- Prescription medication
- Over-the-counter medication
- Personal supplies
Trauma kits and supplies are typically required in urgent scenarios.
So, keep them stored in an easily accessible part of your med kit.
Here are several ways to keep these categories separate and organized:
Separate The Compartments
It may be as easy as using the existing compartments of your container (like in a medic backpack or utility box) to separate your categories.
Making them ideal for color coding and storage.
Most are made from water-resistant material, extremely durable, light, and highly packable.
They are available at almost any outdoor retailer, surplus store, or online.
These also come in different sizes, shapes, and colors for storage and color coding.
Additionally, Tupperware is relatively cheap and accessible anywhere with a grocery store.
They can be used for arranging and labeling drugs or different sizes of adhesive bandages.
Use a Sharpie to label them clearly.
Zip-lock bags are also effective at containing spills.
So that leaky soap or iodine bottle doesn’t taint the rest of your emergency survival kit.
A good rule of thumb:
Keep it in a zip-lock bag if it leaks.
They are also extremely useful for keeping Band-Aids and other small components organized.
They are cheap, reusable, and recyclable.
Keeping Your Kit Updated
So, the contents have been acquired and organized.
The container has been chosen and packed.
And you are prepared to deal with a medical emergency to the best of your ability.
But the work doesn’t stop there.
Much like a plant, or a pet, your medical kit needs regular attention and updates.
Medicines expire, and it serves no one if everything in your survival med kit has gone bad by the time you need it.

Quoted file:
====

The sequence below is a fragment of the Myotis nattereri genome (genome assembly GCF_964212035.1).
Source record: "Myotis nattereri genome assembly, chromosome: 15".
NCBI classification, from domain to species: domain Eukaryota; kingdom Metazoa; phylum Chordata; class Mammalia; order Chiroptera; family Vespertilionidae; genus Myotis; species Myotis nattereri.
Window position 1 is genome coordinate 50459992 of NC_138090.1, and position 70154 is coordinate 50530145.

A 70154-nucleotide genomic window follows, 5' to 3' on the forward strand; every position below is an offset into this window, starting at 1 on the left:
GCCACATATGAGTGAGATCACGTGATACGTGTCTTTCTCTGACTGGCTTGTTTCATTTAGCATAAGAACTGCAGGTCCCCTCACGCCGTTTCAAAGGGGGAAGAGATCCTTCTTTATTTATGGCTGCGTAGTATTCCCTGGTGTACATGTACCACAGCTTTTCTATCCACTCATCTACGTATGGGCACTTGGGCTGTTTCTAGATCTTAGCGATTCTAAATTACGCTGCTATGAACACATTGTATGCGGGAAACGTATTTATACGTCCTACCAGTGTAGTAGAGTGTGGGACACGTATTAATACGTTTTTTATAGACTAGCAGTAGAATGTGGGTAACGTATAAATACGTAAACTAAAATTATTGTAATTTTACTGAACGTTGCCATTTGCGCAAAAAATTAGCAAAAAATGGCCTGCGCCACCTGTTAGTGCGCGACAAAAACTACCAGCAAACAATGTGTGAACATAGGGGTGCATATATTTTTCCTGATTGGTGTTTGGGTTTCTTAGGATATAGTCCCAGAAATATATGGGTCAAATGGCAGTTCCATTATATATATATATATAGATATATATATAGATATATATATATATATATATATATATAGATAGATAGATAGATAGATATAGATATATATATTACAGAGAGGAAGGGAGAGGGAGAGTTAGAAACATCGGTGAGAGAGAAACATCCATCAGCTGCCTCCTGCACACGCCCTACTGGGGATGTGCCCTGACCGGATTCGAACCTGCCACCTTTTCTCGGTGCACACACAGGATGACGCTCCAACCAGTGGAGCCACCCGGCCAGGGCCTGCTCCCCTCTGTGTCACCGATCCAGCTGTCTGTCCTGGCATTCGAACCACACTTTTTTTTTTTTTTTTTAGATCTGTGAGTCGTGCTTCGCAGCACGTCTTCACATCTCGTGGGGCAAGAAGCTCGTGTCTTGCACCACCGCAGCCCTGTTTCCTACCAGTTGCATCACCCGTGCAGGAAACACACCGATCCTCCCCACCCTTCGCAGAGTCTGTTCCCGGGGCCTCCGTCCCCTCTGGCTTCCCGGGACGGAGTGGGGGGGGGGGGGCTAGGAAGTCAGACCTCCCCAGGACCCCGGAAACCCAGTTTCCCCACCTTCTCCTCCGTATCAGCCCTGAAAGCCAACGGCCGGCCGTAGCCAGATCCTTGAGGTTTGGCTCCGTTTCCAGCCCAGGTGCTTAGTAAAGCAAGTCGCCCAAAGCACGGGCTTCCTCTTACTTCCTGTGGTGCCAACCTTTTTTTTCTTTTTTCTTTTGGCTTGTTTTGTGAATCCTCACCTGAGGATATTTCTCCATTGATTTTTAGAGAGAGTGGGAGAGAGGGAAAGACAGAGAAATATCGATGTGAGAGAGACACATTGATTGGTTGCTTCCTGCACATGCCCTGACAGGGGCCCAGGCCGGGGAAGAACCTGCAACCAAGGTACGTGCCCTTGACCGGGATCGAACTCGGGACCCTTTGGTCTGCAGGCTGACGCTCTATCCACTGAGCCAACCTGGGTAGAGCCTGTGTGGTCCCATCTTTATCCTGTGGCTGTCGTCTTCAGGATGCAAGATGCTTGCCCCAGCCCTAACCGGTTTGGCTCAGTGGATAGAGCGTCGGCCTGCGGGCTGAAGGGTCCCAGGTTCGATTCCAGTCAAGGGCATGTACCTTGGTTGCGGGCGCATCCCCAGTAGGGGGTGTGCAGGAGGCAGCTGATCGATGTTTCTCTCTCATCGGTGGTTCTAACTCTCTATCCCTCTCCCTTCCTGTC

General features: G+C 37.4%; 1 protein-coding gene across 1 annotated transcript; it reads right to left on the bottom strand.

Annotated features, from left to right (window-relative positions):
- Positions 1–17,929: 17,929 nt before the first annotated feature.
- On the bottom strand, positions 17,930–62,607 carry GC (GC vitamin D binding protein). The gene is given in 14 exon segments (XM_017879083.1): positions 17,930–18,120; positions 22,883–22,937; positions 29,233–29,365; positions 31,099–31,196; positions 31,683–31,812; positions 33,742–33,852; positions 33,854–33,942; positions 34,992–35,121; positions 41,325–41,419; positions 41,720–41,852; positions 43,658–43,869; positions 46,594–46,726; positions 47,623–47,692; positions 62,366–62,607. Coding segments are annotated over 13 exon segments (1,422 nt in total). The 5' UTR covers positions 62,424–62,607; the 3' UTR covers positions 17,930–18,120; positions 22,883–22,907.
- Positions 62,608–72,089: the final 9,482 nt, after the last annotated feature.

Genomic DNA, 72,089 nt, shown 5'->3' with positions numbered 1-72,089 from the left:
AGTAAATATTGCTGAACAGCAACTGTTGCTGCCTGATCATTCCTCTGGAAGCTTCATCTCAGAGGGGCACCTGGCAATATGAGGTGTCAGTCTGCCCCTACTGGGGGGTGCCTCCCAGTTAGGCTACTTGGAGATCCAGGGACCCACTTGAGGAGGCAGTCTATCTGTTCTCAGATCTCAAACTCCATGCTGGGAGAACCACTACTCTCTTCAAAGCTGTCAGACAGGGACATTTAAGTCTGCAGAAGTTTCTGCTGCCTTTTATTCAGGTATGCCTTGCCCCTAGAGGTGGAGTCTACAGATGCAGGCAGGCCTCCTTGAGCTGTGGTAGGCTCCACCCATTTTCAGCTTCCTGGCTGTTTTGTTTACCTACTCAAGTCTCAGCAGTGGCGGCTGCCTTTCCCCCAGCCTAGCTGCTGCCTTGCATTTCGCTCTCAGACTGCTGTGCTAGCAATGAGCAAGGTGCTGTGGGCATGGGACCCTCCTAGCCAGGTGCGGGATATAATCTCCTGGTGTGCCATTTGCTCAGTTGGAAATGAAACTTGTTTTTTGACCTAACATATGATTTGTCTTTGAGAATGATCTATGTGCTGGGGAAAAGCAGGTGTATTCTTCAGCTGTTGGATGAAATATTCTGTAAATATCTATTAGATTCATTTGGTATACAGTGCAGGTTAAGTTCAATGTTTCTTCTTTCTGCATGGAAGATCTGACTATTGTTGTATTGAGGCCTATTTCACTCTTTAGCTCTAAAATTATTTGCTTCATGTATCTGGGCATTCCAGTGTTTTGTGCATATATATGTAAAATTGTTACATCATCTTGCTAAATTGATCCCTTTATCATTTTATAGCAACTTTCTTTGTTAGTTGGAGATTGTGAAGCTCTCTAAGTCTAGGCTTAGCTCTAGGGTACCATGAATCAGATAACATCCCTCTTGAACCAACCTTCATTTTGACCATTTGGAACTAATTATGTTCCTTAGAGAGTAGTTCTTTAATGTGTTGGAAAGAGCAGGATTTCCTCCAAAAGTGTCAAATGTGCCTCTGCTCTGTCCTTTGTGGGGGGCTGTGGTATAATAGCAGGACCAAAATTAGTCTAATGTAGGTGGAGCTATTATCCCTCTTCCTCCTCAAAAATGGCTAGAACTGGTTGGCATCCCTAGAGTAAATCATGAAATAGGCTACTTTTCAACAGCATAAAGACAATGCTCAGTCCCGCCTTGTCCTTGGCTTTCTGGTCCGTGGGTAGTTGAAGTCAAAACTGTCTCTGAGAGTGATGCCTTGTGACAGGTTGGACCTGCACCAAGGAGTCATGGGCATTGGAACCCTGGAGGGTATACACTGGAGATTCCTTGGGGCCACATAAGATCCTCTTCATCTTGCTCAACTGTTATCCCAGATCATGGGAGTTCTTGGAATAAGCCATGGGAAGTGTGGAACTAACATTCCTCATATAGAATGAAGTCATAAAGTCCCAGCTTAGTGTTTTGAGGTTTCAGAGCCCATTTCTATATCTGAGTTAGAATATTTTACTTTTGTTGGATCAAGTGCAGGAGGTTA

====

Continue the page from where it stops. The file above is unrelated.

Be sure to check for expiration dates systematically.
Occasionally, container seals fail, and leakage amongst your supplies is bad.
It helps to unpack and repack your entire kit once every few months to take stock and replace.
Some may find it useful to create their own first aid list and keep it in their kit at all times.
This can help track what you do and do not have, how much you’ve got, and when certain medications expire.
Devise a system for this step.
Maintaining and updating your kit is critical, even if you tend to be sloppy.
Be scrupulous, and you’ll be prepared.
Below is a long but extremely detailed DIY Tactical Medical Kit Build video.
It may be more advanced than what you’re looking for, but you’ll learn a ton about building a medical bag:
↓ Tactical Medical Bag: Medium-Sized GroupClick here to instantly download this Complete Checklist PDF. No purchase necessary.
Medical experience is an extremely helpful accessory to this project, but it’s not a skill set that everyone has.
The most important part of building a medical kit is understanding how to use what’s inside.
- You could enroll in an EMT course at your local community college.
- Or you could sign up for Wilderness First Responder training.
Both of those options are excellent if you have money and time.
Just make sure to read it cover to cover.
But I recommend you check out the medical information product called The Home Doctor.
Home Doctor Book
It’s the only complete medical survival guide for the laymen (like you and me).
It shows you how to treat yourself and your loved ones in an emergency when doctors, pharmacies, and hospitals are shut down.
It’s a straightforward medical book.
And you don’t need any medical training…
Plus, there’s no need for a medical professional to look over your shoulder.
And here’s the best part:
You won’t need to spend a bucket of cash or waste weeks poring over weird medical terms!
It’s so easy; a 12-year-old can understand it.
You’ll be amazed by the difference it makes to know how to use your medical supplies in a pinch.
↓ Home Doctor Book Review – Is It Worth Buying?
Unfortunately, it is no cheap way to prepare for a medical emergency.
Whether you buy a pre-made medical kit, build one of your own, or buy one that you improve upon, it will likely cost you.
But a well-built first aid kit will be worth it.
Because a prepared future is a worthwhile investment.
Under the luckiest circumstances, your new kit will gather dust where you store it.
Hoping it remains unused for decades…(though well-updated).
Emergencies are never fun, especially when it involves severe trauma.
And any day you have to break out med kit is a bad day.
The best precaution is safety; the best way to stay safe is to stay prepared.
Good luck out there.